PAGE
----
My brother John became a proficient hockey goalie, honing his early defensive moves in our basement, with a worktable serving as goal posts. I spent so many hours trying to slap shot tennis balls past him. Years later, he spearheaded the University of Toronto hockey team into winning a streak of Canadian championships and played successfully against the Czechoslovak national hockey team at the advent of modern international games. He was subsequently invited to try out with the newly recruiting Los Angeles Kings Hockey Club but declined the offer in order to complete his law degree and start a legal business.

Young Robert on skates.

What happened to the game?

I enjoyed playing hockey for many years as a youth in St. Lambert. My friends and I dressed in our equipment at home, skated several long blocks on snow- and ice-packed streets to our local outdoor rink, cleared the snow with heavy steel push-plows, played for three periods, and then skated home (I know this sounds like the comical; “When I was a kid...”). Frost-bitten ear tips and broken eyeglasses were simply small prices to pay for all that fun. Any idea how hard it is to find lenses once scattered on the ice? I can still recall the feeling resulting from a puck in the face. No one wore head gear back in the 1950s (none had been invented yet), so my anxious mother acquired for me a leather helmet (the kind early airplane pilots wore!), which I foolishly refused to wear for fear of ridicule. After each game I usually collapsed in front of the crackling fire. All my teammates and I were in great shape from this rigorous routine, as no one had to be driven to and from an indoor arena with a Zamboni-cleaned ice surface. Sadly, I had to abandon playing hockey during my university years at McGill and Illinois, and after moving to Winnipeg, I focused on setting up home, new employment, and starting a family.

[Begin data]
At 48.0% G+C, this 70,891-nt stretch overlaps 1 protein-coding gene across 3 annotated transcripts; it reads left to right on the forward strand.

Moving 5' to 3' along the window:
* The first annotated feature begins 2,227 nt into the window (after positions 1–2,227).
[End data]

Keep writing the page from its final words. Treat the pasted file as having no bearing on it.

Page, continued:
Around this time, I happened to attend the games of several local high-school-aged teenagers and was struck with how violent the game had become. Edged on by rowdy spectators, some of whom delighted in, and cheered for, every bone-jarring body check, it now seemed like my favourite game, based formerly on speed, deft stickhandling, pinpoint passing, sportsmanship, and fun, had substituted the nasty element of trying to injure opponents, or at least threaten them off their game by questionable tactics of intimidation.